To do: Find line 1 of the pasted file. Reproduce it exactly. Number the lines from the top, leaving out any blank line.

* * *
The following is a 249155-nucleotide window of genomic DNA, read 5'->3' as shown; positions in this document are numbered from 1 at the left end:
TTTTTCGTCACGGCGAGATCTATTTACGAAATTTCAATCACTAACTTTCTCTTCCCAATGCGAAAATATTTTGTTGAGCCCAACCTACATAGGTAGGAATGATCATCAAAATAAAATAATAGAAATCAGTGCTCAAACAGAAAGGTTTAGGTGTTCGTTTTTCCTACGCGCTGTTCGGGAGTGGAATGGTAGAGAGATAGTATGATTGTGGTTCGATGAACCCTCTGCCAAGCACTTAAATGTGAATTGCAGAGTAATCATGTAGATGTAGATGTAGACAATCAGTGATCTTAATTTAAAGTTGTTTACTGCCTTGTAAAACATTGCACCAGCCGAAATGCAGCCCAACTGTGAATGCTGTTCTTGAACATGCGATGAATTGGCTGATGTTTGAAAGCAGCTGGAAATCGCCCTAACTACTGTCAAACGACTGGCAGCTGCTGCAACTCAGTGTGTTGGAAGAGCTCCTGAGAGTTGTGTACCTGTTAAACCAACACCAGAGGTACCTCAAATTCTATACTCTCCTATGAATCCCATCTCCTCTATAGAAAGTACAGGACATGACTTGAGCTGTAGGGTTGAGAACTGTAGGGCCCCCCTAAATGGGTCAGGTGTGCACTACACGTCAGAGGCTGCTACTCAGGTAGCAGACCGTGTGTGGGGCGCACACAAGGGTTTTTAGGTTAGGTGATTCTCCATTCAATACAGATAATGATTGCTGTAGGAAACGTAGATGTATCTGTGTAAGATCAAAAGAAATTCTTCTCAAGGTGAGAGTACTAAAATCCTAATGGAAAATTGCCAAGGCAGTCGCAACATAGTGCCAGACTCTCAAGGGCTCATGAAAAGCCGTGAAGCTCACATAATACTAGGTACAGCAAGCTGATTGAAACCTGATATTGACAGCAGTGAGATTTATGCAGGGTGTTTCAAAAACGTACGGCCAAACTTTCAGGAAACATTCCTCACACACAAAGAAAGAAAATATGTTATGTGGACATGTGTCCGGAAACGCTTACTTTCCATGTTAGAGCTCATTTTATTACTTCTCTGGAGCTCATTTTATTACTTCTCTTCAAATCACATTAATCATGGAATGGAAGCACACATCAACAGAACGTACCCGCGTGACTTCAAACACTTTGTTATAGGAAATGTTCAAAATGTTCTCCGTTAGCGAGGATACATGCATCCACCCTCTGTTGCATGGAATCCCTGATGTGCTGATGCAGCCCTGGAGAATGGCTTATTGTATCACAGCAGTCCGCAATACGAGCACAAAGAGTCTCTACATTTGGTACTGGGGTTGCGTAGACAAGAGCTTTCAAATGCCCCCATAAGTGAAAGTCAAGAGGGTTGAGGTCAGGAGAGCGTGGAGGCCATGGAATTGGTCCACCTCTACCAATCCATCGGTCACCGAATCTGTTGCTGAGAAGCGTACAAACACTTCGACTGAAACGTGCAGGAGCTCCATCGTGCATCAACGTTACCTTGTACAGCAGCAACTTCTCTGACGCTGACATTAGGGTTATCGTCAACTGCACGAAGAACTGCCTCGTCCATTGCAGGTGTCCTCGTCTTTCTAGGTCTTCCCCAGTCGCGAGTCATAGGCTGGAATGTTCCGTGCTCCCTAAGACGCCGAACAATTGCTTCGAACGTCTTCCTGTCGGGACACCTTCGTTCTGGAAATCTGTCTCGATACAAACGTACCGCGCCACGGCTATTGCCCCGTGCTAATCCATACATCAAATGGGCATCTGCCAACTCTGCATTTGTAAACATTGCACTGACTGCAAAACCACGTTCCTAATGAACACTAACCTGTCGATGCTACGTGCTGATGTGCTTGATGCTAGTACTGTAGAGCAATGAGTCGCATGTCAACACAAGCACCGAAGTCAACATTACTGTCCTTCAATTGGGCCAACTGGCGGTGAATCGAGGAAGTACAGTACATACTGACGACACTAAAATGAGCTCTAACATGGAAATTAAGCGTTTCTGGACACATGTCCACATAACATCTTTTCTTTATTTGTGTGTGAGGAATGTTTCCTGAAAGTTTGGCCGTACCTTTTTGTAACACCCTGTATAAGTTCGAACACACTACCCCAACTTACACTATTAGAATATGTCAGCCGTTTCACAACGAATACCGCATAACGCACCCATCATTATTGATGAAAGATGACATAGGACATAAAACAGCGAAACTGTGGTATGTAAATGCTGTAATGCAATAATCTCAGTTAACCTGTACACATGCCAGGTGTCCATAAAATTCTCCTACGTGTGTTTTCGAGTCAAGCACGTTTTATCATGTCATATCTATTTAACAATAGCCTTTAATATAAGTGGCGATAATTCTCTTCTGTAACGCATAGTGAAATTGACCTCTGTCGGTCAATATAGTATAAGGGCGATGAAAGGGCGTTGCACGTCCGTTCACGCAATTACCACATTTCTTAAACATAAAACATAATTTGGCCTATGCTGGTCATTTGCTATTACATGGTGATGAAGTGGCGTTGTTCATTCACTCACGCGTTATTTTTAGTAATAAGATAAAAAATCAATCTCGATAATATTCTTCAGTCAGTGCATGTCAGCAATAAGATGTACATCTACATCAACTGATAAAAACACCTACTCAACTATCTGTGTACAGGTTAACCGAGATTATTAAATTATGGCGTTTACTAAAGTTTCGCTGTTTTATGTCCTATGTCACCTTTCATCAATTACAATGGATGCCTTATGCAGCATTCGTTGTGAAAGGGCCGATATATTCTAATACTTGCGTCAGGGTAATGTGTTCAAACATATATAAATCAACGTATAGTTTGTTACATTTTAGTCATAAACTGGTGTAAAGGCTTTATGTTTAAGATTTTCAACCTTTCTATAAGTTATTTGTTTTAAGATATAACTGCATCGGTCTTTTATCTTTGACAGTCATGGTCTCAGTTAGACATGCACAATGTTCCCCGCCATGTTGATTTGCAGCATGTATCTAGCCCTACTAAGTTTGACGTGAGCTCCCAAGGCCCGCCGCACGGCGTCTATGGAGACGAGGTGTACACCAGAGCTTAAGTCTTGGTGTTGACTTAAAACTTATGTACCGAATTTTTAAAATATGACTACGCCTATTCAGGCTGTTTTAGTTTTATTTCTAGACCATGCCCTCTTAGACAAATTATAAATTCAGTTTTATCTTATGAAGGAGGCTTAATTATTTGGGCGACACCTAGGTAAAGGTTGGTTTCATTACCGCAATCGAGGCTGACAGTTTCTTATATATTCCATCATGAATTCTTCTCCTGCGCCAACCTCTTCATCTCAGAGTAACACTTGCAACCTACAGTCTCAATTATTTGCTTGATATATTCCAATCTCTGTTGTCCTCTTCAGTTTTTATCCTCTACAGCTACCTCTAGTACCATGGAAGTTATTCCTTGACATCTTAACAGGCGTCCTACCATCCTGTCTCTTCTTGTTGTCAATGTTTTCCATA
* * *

The following is a 249155-nucleotide window of genomic DNA, read 5'->3' as shown; positions in this document are numbered from 1 at the left end: